As an inhabitant of ‘leafy’ Warwickshire it will probably be no surprise that I have grave concerns about the upcoming HS2 which will bisect the county. I have read all the mountains of documents associated with the project and still remain skeptical. I have tried to be open minded and actually think some of their assessments make sense but on the whole the project doesn’t stack up.
I could go on for hours about how the economic case is flimsy at best, I could wax lyrical over the destruction of the countryside, I could explain how it makes more sense to upgrade existing lines and I could regale facts regarding population size and land area to explain why a small overpopulated nation needs a high speed rail link less than a huge sparsely populated one but I won’t... well not now anyway, I’m sure I’ll get to it in later blogs. Instead this blog serves to highlight my growing despair of the current political class.
What has tipped me over the edge is the denial by the Transport Secretary to release the 2011 Review by the Major Projects Authority. The document that assesses the viability of any major project was requested to be released under the freedom of information act but yesterday was vetoed by the Government. Patrick McLoughlin stated it wasn’t in the public interest and that its release was likely to make future documents less effective. The last time this veto was used was regarding documents relating to the war in Iraq, so important this issue is believed to be.
Obviously I disagree with this move especially as the current government has extolled the need to be more transparent:
"[to make the UK] the most open and transparent government in the world" David Cameron Open Government Partnership Summit 2013.
And dare I quote:
“I want the coalition to be the ‘greenest’ government ever” David Cameron 2010
But I am further disheartened by the fact that currently there is no choice on this matter. The Liberals as part of the coalition are on board and whilst Labour seem to be wavering they were the party to first introduce the HS2.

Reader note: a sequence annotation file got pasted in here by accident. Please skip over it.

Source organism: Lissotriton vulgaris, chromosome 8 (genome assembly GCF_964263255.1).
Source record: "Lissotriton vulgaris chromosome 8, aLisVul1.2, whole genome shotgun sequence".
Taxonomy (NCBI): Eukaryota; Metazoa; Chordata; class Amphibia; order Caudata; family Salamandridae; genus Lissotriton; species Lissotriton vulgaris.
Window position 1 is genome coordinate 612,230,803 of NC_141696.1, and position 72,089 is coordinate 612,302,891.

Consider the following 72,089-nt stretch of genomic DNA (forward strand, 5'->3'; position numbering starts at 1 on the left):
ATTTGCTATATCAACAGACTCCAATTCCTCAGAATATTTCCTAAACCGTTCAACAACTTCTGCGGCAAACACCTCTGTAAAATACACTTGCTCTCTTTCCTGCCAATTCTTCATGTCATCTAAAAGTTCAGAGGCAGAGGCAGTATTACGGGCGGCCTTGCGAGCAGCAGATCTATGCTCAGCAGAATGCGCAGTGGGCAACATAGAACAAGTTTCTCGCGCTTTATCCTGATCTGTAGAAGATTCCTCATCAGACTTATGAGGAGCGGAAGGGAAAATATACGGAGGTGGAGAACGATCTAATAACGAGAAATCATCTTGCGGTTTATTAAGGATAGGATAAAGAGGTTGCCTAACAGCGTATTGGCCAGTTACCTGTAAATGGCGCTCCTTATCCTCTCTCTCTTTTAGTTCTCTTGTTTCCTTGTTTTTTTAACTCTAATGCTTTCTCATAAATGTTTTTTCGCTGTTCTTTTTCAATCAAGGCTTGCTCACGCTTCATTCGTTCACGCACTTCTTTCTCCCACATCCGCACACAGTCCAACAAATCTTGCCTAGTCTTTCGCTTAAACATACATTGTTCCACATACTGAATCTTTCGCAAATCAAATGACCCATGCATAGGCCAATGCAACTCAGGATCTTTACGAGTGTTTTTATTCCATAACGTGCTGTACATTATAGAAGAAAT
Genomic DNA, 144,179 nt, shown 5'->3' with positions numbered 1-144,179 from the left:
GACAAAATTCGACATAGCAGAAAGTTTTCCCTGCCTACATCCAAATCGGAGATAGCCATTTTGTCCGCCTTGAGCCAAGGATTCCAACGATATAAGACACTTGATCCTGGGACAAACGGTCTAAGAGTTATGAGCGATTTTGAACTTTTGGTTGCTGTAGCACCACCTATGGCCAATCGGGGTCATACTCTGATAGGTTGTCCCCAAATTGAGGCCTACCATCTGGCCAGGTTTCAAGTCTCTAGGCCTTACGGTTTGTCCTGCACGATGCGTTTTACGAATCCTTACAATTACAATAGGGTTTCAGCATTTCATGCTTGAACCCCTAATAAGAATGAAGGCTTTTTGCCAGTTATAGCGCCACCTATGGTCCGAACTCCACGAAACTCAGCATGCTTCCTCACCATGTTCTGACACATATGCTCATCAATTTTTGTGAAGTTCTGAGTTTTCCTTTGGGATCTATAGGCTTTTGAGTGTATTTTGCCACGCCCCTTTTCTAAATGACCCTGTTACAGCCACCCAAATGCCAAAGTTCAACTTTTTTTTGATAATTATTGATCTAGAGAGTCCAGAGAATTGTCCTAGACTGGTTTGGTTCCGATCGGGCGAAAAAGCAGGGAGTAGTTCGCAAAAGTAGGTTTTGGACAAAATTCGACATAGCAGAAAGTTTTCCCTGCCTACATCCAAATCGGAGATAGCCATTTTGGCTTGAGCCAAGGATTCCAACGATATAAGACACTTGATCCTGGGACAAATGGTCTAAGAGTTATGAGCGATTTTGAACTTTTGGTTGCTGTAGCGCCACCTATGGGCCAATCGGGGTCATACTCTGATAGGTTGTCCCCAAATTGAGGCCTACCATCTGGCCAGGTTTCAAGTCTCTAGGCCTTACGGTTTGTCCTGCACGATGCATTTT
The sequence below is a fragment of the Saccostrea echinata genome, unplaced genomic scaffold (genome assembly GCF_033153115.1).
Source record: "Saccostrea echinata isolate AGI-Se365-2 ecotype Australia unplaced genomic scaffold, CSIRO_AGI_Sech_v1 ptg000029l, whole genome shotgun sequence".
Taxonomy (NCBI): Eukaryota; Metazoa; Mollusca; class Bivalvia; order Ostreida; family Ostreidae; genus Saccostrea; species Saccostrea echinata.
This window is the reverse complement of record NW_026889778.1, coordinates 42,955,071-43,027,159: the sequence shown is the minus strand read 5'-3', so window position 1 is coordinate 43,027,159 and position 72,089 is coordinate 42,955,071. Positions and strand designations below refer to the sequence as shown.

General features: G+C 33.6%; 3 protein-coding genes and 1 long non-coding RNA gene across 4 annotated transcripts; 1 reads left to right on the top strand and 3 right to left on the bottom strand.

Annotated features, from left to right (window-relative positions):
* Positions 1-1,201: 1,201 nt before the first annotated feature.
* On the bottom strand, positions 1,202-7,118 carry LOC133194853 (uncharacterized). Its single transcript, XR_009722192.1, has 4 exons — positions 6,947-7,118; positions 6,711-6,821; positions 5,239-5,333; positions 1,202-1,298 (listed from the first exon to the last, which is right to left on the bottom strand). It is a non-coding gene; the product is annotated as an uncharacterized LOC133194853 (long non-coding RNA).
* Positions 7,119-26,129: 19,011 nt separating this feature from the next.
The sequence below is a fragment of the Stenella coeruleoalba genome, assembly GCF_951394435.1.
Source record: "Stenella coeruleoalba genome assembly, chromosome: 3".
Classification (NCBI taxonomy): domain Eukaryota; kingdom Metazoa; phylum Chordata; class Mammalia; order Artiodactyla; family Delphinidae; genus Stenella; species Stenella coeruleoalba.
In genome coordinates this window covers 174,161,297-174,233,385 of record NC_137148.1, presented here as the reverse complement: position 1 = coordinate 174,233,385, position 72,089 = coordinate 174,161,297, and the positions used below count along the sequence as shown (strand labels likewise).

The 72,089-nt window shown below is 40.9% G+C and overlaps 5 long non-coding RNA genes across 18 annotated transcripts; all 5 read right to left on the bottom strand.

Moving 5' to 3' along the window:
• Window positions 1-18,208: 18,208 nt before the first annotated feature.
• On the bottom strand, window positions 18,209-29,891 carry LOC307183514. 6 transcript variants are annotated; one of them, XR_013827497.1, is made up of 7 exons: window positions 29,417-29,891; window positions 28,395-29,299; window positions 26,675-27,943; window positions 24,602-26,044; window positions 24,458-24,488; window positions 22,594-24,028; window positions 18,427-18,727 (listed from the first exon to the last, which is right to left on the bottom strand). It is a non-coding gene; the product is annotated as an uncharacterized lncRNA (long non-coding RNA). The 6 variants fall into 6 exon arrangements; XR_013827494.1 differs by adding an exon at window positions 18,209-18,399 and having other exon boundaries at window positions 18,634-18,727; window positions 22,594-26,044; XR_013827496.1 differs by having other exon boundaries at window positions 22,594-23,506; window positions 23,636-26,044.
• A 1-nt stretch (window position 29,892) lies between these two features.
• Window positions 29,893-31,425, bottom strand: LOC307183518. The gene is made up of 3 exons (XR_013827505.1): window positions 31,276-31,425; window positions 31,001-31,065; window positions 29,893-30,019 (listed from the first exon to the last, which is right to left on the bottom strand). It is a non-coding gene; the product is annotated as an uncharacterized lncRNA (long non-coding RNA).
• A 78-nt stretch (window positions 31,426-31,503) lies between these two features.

I have already pledged to myself not to vote for any party that continues to support HS2, the Badger Cull or seeks to continue the current planning and housing policy. So far that leaves me with a limited pool to work with. It’s a shame because my local MP, currently a Conservative does a good job locally.
Where then lies the problem? I understand that ministers are supposed to be rely on their civil servants for advice but am I alone in wanting a meritocracy where Ministers actually had some experience of the portfolio they cover. Patrick McLoughlin was a farm worker and coal miner before becoming a career politician in the early 1980’s. What specialism in transport does he hold on which to rationalise the advice he is given. Owen Paterson our current Secretary of State for the Environment and Rural Affairs has a degree in History and worked as a Sales Director for the British Leather Company before entering politics. What does he know of the countryside?
In fact what scientific training do either of them have to be able to assess the scientific advice they are given? Is it too much to ask for decisions to be made on the balance of evidence and not for short term political goals or for the ‘public good’.